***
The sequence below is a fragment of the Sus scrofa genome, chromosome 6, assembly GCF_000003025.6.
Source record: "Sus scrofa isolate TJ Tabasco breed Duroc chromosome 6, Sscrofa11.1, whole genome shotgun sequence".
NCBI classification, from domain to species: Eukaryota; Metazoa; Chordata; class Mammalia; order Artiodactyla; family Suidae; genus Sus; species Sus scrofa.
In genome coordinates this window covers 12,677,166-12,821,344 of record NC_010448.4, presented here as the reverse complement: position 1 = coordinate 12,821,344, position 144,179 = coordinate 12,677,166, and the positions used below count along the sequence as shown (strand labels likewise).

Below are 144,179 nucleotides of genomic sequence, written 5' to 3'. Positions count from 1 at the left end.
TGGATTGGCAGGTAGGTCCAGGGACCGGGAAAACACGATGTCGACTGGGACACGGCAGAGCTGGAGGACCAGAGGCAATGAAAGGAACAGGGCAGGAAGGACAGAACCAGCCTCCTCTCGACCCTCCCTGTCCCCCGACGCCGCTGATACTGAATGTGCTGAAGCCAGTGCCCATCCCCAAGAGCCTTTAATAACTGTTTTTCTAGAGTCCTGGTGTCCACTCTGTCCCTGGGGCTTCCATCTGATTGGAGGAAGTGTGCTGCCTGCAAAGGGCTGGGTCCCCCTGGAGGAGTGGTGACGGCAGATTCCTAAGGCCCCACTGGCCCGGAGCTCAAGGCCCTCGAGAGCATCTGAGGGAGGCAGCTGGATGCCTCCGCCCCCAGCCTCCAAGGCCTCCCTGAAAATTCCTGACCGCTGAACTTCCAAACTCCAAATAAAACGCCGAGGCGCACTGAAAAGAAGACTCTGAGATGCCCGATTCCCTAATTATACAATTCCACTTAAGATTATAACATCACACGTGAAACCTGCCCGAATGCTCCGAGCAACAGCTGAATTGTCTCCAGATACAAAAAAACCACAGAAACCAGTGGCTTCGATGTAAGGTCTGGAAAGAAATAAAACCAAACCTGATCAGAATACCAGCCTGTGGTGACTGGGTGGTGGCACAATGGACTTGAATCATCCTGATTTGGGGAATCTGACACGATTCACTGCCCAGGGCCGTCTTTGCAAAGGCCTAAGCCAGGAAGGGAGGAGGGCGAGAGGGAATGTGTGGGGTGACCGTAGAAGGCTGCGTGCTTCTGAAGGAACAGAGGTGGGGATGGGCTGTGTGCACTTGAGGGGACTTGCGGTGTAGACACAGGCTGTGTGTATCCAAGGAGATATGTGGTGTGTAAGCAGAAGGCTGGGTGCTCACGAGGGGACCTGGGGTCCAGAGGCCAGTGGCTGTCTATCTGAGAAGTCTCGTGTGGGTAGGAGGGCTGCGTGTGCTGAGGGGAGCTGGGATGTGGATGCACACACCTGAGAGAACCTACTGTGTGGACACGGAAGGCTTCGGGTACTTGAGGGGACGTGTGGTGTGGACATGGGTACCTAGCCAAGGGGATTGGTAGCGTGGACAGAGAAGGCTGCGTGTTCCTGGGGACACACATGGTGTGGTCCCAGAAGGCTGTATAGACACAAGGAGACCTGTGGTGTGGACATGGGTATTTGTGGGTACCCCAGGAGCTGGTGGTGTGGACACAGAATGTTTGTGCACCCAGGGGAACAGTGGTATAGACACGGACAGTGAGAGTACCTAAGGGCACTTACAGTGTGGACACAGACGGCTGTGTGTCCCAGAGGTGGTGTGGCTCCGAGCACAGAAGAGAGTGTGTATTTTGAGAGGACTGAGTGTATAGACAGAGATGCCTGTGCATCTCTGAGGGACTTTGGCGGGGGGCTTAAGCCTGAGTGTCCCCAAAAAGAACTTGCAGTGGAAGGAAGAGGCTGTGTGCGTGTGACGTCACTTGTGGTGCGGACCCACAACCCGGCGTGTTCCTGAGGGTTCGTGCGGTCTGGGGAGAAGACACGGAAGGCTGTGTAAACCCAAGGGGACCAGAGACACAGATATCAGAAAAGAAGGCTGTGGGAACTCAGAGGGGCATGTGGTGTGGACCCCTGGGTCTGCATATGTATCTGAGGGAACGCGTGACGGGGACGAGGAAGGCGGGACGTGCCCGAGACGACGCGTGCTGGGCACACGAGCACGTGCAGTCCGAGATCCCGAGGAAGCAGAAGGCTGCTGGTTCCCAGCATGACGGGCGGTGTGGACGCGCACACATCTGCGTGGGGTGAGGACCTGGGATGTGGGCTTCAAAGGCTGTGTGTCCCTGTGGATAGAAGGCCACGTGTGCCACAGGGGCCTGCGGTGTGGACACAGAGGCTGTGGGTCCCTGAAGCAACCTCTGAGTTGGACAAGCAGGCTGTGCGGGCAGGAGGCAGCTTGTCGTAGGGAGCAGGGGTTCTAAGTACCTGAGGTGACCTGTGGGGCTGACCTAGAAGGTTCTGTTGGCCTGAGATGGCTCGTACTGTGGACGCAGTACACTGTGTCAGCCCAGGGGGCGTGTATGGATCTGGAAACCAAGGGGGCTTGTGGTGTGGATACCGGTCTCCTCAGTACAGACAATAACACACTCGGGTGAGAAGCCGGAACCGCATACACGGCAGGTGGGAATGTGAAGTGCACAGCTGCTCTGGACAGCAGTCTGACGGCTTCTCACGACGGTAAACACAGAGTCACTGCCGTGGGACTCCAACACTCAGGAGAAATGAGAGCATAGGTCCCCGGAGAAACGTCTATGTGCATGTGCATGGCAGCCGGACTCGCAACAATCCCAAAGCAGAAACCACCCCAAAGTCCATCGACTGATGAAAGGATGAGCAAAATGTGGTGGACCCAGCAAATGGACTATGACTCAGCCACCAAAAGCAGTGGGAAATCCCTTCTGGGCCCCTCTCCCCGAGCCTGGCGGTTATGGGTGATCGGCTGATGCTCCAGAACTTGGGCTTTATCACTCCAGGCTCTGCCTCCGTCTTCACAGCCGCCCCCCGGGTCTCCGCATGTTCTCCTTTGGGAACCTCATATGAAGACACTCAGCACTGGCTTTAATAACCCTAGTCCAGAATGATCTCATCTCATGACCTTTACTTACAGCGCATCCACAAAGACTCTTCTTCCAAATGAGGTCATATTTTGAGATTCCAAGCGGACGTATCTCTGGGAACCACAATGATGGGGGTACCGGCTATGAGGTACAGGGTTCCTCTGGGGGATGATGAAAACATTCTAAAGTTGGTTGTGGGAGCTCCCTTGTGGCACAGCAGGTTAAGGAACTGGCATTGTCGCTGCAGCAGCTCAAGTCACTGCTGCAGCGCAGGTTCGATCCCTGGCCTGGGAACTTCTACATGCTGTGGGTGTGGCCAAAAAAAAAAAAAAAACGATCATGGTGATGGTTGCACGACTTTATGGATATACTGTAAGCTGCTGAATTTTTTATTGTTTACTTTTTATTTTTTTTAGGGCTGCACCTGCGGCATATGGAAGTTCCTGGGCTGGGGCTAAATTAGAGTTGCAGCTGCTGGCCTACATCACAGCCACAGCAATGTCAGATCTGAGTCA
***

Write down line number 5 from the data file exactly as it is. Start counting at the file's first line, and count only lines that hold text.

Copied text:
Below are 144,179 nucleotides of genomic sequence, written 5' to 3'. Positions count from 1 at the left end.